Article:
More Texas immigrants sue health services after US-born kids denied birth certificates
“People never really came forward until we filed a suit,” Jim Harrington, an attorney with the Texas Civil Rights Project, who is representing the adult plaintiffs, said.
“Then all of a sudden it was like the doors opened,” he added.
Harrington’s plaintiffs are Mexican and Central American undocumented immigrants, who reside in Texas border counties.
The suit argues that in denying kids their birth certificates, the Department of Health Services might have discriminated against the children’s 14th Amendment rights, under which all children born in the US are considered US citizens.
Attorneys for the plaintiffs say the birth certificate issues appeared in 2012 and 2013.
“As the immigration controversy began to intensify, we started seeing more of these problems,” Jennifer Harbury, an attorney with Texas RioGrande Legal Aid who is representing the children in the case, told CBS.
“By last year it was becoming untenable,” she added.
The state Health Service agency representatives said they are refusing to issue birth certificates because immigrant parents do not have proper forms of identification.
Many of the immigrants have foreign passports, but the department only accepts those accompanied by a US visa, as well as another form of identification.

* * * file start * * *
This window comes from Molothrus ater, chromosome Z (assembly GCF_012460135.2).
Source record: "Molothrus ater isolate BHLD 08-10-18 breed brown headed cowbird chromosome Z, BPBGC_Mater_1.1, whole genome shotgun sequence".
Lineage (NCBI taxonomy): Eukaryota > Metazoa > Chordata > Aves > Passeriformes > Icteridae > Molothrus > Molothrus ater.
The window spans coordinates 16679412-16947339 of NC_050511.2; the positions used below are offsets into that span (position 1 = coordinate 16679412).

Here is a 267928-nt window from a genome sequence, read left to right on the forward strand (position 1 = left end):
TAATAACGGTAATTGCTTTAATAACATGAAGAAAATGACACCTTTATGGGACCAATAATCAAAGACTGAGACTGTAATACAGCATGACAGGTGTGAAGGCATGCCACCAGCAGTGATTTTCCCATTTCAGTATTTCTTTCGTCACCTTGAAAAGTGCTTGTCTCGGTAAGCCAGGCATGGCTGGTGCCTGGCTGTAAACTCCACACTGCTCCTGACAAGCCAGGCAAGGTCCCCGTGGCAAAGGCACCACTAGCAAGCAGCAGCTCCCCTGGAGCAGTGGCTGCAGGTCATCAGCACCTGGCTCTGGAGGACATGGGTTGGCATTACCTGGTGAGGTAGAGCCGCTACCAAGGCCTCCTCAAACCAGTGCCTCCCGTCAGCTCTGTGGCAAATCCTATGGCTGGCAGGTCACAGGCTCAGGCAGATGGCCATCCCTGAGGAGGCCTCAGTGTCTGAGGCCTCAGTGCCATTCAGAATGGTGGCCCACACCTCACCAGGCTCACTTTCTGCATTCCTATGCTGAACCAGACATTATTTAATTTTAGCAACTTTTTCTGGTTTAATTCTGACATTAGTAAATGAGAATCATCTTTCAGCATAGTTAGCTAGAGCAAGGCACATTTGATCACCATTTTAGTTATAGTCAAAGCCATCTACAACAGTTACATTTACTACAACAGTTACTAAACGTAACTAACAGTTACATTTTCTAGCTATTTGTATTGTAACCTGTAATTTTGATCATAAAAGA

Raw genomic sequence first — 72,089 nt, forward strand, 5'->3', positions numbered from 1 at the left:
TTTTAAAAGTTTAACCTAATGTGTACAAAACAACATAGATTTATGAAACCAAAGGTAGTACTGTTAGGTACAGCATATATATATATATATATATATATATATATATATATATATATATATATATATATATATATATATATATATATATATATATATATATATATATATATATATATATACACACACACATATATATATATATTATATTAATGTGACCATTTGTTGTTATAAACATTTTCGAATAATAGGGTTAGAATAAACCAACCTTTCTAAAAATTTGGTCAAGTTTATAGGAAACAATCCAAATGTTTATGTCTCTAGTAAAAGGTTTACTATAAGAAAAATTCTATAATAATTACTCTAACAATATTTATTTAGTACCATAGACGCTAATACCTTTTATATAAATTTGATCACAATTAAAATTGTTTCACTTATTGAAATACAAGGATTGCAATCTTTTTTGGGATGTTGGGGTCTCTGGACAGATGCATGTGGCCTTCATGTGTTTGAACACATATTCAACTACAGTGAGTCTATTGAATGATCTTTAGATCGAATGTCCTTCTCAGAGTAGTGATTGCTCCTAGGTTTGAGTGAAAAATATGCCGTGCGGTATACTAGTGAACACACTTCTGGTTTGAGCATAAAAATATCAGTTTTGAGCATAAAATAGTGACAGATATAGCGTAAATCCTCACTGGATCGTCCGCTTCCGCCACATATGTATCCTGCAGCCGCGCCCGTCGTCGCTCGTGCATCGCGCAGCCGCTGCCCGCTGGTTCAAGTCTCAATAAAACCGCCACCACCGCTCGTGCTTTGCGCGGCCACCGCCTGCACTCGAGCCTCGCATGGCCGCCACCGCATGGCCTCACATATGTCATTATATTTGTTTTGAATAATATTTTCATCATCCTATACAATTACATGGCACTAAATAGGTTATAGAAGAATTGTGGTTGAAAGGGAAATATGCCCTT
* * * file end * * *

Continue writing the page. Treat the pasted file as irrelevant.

Attorneys argued the agency did grant birth certificates to families with matricula consular in the past, an identity document from Mexican consulates for their citizens living outside the country.
However, an agency spokesman said the ID rules exist as a protection against fraud and identity theft, and at a state level they have never accepted the matricula Consular ID card.
The spokesman added it is possible that some local registrars had accepted the identification.
“If this really was about security identification then it doesn’t make sense to ban the new matricula at all. So to me there’s another agenda here,” Harrington told CBS.
Under state law, Texans request birth certificates from local or state registers, not from hospitals. Certificates are needed to enroll a child in school and to establish a familial relationship when authorizing medical care for their child.
The Texas Department of Health Services filed a motion to dismiss the complaint on Wednesday.